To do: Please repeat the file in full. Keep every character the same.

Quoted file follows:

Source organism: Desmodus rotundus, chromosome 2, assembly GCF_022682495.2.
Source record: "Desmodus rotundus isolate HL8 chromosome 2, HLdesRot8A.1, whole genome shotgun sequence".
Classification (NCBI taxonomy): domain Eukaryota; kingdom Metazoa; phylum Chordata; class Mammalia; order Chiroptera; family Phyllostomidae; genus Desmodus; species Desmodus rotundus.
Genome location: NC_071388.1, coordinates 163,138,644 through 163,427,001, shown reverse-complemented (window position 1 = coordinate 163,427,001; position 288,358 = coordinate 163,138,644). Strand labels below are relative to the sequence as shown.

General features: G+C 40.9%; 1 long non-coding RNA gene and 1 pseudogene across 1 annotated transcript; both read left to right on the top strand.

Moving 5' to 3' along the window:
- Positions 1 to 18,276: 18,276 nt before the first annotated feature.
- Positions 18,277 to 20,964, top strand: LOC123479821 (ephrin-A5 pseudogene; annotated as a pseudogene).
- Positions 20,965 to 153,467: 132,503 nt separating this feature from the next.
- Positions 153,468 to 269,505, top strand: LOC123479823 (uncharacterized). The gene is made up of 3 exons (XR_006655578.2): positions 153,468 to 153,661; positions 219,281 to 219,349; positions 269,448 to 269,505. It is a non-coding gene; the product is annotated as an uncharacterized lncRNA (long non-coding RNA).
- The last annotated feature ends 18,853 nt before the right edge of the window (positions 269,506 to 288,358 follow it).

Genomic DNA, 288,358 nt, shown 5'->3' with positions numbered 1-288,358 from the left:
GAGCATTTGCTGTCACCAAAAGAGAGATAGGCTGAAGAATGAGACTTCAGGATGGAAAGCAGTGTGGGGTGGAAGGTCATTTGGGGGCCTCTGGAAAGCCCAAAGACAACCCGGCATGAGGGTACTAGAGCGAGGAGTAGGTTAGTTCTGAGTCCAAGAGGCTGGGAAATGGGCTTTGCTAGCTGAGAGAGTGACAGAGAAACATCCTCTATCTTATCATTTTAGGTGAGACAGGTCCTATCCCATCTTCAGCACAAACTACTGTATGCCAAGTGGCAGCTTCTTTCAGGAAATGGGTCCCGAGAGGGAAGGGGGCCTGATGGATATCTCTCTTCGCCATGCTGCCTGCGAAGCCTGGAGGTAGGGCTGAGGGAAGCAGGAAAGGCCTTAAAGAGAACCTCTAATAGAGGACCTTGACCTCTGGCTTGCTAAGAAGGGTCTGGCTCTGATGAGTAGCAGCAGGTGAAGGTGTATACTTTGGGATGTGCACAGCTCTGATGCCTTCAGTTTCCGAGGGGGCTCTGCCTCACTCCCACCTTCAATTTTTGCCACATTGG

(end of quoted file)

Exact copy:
Source organism: Desmodus rotundus, chromosome 2, assembly GCF_022682495.2.
Source record: "Desmodus rotundus isolate HL8 chromosome 2, HLdesRot8A.1, whole genome shotgun sequence".
Classification (NCBI taxonomy): domain Eukaryota; kingdom Metazoa; phylum Chordata; class Mammalia; order Chiroptera; family Phyllostomidae; genus Desmodus; species Desmodus rotundus.
Genome location: NC_071388.1, coordinates 163,138,644 through 163,427,001, shown reverse-complemented (window position 1 = coordinate 163,427,001; position 288,358 = coordinate 163,138,644). Strand labels below are relative to the sequence as shown.

General features: G+C 40.9%; 1 long non-coding RNA gene and 1 pseudogene across 1 annotated transcript; both read left to right on the top strand.

Moving 5' to 3' along the window:
- Positions 1 to 18,276: 18,276 nt before the first annotated feature.
- Positions 18,277 to 20,964, top strand: LOC123479821 (ephrin-A5 pseudogene; annotated as a pseudogene).
- Positions 20,965 to 153,467: 132,503 nt separating this feature from the next.
- Positions 153,468 to 269,505, top strand: LOC123479823 (uncharacterized). The gene is made up of 3 exons (XR_006655578.2): positions 153,468 to 153,661; positions 219,281 to 219,349; positions 269,448 to 269,505. It is a non-coding gene; the product is annotated as an uncharacterized lncRNA (long non-coding RNA).
- The last annotated feature ends 18,853 nt before the right edge of the window (positions 269,506 to 288,358 follow it).

Genomic DNA, 288,358 nt, shown 5'->3' with positions numbered 1-288,358 from the left:
GAGCATTTGCTGTCACCAAAAGAGAGATAGGCTGAAGAATGAGACTTCAGGATGGAAAGCAGTGTGGGGTGGAAGGTCATTTGGGGGCCTCTGGAAAGCCCAAAGACAACCCGGCATGAGGGTACTAGAGCGAGGAGTAGGTTAGTTCTGAGTCCAAGAGGCTGGGAAATGGGCTTTGCTAGCTGAGAGAGTGACAGAGAAACATCCTCTATCTTATCATTTTAGGTGAGACAGGTCCTATCCCATCTTCAGCACAAACTACTGTATGCCAAGTGGCAGCTTCTTTCAGGAAATGGGTCCCGAGAGGGAAGGGGGCCTGATGGATATCTCTCTTCGCCATGCTGCCTGCGAAGCCTGGAGGTAGGGCTGAGGGAAGCAGGAAAGGCCTTAAAGAGAACCTCTAATAGAGGACCTTGACCTCTGGCTTGCTAAGAAGGGTCTGGCTCTGATGAGTAGCAGCAGGTGAAGGTGTATACTTTGGGATGTGCACAGCTCTGATGCCTTCAGTTTCCGAGGGGGCTCTGCCTCACTCCCACCTTCAATTTTTGCCACATTGG